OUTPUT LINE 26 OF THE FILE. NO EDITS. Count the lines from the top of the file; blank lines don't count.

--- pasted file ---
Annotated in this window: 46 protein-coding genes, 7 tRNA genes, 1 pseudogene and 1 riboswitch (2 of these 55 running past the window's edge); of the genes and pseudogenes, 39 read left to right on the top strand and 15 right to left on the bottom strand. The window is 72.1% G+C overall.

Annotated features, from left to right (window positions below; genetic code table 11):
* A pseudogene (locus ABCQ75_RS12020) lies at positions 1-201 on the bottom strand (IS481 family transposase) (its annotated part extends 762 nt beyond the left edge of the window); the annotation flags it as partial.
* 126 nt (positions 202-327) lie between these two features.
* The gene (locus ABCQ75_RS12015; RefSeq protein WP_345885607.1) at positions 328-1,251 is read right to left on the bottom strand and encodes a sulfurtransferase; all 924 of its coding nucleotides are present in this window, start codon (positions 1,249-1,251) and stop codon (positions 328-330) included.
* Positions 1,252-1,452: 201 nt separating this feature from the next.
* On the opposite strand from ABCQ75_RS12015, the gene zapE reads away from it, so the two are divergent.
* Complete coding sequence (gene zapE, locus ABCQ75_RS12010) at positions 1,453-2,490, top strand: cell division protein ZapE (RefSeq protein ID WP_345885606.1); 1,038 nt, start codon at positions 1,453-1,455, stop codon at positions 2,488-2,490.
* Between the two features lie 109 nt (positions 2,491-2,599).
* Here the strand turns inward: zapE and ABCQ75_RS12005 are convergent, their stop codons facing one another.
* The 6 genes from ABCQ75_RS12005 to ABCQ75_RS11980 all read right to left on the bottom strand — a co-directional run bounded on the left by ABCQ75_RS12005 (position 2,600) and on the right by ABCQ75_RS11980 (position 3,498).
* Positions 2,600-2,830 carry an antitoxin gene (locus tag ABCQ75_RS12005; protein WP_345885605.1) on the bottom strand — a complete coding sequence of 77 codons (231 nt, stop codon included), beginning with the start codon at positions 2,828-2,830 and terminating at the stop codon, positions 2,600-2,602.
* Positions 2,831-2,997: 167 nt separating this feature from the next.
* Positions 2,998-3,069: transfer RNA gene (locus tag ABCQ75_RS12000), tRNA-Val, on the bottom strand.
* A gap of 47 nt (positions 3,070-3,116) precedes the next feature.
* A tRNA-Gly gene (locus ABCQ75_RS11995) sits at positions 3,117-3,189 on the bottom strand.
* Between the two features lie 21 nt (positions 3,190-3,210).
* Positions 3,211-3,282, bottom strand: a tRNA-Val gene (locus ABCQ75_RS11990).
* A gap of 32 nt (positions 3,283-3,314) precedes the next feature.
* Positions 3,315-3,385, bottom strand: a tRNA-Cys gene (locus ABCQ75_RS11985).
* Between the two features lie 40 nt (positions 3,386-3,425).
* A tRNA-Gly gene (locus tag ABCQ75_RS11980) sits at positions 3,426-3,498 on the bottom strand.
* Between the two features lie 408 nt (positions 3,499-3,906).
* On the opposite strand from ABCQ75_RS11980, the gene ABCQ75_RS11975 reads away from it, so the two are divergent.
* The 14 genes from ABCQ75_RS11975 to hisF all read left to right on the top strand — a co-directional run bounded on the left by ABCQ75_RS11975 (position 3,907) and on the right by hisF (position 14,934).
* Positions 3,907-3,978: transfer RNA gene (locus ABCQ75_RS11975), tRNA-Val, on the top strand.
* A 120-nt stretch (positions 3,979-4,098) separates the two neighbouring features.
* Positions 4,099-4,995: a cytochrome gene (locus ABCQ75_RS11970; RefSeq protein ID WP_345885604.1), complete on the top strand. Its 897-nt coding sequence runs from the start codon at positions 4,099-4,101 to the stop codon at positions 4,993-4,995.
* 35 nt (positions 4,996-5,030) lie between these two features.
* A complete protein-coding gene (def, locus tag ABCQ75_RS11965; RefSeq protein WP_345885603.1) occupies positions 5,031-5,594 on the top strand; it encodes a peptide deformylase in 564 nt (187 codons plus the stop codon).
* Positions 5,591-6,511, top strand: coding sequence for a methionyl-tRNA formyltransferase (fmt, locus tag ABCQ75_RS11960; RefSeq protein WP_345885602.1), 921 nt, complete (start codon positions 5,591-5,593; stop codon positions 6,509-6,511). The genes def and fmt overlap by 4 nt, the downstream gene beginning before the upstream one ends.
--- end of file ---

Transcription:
* Positions 3,907-3,978: transfer RNA gene (locus ABCQ75_RS11975), tRNA-Val, on the top strand.